Barley was one of the first cultivated grains on the planet, grown in the Nile’s fertile crescent some 10,000 years ago. Since then it has been used in everything from bread to beer.
Barley is prized as a versatile cereal grain with a rich nutlike flavor and a chewy, pasta-like consistency. Sprouted barley is naturally high in maltose, a sugar that serves as the basis for malt syrup sweetener. When fermented, of course, barley is used as an ingredient in beer and other alcoholic beverages.
In addition to its hearty flavor and consistency, barley is rich in nutrients including molybdenum, manganese, dietary fiber, selenium, copper, vitamin B1, chromium, phosphorus, magnesium, and niacin.
In a study of 25 adults with high cholesterol published in the American Journal of Clinical Nutrition, adding barley to the diet recommended by the American Heart Association lowered cholesterol levels in all subjects. Barley and other whole grains rich in magnesium have also been linked to lowering the risk of type 2 diabetes.
While barley is often used in soups and breakfast cereals, it can also be incorporated into other dishes. For example, barley can be a great substitute for rice or risotto, adding a richer, nuttier flavor than rice alone. Barley–especially hulled varieties described below–also has more protein and fiber than rice, including brown rice.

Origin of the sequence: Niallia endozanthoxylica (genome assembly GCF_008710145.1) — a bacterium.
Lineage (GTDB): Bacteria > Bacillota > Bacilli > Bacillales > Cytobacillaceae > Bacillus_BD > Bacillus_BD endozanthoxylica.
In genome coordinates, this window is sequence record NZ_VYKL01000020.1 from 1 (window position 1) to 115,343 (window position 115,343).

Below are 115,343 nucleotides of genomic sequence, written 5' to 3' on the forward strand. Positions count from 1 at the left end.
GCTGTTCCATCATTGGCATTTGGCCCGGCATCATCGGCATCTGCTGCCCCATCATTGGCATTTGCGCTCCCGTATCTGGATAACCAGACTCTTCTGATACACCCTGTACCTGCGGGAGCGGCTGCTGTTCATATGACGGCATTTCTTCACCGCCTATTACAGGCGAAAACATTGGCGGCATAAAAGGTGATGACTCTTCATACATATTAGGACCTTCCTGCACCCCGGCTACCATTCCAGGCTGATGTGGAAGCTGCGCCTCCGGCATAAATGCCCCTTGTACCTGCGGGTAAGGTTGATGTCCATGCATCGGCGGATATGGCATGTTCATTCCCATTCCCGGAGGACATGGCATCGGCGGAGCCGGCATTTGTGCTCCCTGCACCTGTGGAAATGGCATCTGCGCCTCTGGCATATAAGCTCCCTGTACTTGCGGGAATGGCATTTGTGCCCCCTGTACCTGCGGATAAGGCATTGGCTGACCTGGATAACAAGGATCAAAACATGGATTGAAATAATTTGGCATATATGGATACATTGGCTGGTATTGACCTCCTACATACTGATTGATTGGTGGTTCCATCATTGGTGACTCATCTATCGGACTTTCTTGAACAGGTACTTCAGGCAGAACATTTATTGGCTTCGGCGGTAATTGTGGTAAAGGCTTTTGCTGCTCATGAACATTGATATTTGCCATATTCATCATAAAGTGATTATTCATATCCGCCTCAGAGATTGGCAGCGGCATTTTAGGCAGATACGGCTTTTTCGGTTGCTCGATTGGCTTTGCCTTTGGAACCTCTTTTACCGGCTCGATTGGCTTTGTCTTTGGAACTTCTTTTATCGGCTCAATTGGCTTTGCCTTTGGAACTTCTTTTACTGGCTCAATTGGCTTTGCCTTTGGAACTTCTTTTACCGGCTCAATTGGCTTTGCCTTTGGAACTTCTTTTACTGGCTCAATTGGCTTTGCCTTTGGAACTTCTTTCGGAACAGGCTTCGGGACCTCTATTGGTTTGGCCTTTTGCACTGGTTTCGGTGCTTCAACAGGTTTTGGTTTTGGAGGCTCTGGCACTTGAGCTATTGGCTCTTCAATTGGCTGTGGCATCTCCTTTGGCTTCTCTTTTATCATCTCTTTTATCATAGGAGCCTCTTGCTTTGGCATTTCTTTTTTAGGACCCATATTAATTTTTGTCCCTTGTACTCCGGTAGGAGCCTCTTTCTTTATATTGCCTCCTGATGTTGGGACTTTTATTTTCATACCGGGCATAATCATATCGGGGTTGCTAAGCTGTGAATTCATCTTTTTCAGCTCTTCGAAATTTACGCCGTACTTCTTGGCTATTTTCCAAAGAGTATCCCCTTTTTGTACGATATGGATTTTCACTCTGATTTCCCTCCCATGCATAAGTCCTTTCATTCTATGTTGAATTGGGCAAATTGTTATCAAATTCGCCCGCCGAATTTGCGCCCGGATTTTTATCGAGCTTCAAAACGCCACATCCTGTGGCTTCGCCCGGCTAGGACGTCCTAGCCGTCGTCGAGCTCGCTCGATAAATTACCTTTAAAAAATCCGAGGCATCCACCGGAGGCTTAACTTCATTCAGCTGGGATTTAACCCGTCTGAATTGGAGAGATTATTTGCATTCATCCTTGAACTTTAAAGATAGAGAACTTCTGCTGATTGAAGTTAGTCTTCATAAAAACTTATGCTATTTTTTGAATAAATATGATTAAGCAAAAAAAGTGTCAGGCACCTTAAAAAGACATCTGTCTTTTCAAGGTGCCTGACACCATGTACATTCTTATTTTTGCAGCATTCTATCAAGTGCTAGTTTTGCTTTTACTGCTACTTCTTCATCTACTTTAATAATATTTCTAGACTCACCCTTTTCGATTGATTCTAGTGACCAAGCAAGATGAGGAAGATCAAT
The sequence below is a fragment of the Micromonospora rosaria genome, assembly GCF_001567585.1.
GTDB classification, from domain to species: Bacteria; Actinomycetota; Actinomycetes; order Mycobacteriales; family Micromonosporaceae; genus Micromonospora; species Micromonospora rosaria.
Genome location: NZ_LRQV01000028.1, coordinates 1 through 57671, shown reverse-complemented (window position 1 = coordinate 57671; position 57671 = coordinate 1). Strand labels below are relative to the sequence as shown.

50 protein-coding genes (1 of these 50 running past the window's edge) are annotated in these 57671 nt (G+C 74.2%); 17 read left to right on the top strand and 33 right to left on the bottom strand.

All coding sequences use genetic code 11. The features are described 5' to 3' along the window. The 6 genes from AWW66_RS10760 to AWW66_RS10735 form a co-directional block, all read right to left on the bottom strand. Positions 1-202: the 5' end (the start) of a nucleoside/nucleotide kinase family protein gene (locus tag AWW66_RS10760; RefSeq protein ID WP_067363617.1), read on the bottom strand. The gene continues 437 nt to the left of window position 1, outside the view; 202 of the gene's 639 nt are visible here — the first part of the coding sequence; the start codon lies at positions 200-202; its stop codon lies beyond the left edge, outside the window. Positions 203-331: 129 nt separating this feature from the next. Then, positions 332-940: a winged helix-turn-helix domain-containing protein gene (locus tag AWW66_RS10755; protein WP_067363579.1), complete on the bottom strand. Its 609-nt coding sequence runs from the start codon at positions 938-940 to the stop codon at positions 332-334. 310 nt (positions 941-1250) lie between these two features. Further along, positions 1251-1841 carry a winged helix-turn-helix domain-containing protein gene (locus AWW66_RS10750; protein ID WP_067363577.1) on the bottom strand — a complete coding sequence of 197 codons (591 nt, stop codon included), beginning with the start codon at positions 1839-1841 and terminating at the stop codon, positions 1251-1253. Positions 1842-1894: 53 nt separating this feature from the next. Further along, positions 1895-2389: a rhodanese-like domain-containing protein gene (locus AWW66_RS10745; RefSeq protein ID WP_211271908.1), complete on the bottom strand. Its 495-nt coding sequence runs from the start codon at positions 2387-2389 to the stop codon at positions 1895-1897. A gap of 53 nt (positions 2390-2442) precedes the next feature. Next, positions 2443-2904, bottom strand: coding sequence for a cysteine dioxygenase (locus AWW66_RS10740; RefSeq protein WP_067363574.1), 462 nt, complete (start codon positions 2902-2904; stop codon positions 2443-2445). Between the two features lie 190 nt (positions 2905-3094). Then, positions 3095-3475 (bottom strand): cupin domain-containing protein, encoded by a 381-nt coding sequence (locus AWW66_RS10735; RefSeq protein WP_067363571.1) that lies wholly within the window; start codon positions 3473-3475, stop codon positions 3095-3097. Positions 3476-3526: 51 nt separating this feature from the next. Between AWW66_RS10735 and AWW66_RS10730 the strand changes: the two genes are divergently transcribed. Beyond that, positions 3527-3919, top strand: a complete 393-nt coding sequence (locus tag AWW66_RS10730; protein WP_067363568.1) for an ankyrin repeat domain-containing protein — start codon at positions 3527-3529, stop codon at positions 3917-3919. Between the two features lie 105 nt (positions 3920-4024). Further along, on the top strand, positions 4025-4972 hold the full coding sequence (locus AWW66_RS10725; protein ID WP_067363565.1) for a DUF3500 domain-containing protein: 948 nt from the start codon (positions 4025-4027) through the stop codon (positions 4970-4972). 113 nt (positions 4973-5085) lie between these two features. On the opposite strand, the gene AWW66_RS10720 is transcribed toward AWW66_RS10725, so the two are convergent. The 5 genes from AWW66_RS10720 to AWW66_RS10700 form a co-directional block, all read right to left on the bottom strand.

Not All the Same
Heirloom barleys include buffalo and prairie varieties that are hulled–meaning the hull is intact. They are black to purple in color, 15 percent protein, high in cholesterol-fighting beta glucans, and a tasty source of Potassium, Iron, and Calcium. Barleys are also high in the disease-fighting antioxidants known as anthocyanins. In one test for ORAC (Oxygen Radical Absorption Capacity), prairie barley tested over 26 percent higher than the much-lauded superfood blueberries. Semi-pearled purple buffalo barley is a new option that shortens the cooking time to a more convenient 10 minutes.
Pearl barley is the most commonly available type of barley. With pearl barley, the outer husk of the grain is removed and the barley is further refined with a polishing process. Typical pearl barleys have are about 7 percent protein–less than half what hulled barleys deliver–and fewer nutrients due to the hulling and polishing processes.
To increase the health benefits from barley, it’s recommended that the uncooked grains be soaked and sprouted. Sprouting whole grains is believed to help them release more nutrients. This makes it easier for the body to absorb and use the grain’s minerals.
Barley is also available as barley flakes. Barley flakes are similar to oats, and are often used as an oat substitute. Barley flakes have a sweet nut-like flavor and can make a flavorful addition to baked goods like granola, cookies, breads, or as an extender for meatloaf.
Barley flakes can also be heated with milk or water and used for a hot breakfast cereal in place of oatmeal. A 1 cup serving of oatmeal contains about 4 grams of fiber, on par with many fruits. A cup of barley, on the other hand, contains 13 grams of fiber. Barley packs a protein punch, delivering 12 grams per serving. Oatmeal delivers just half that per serving.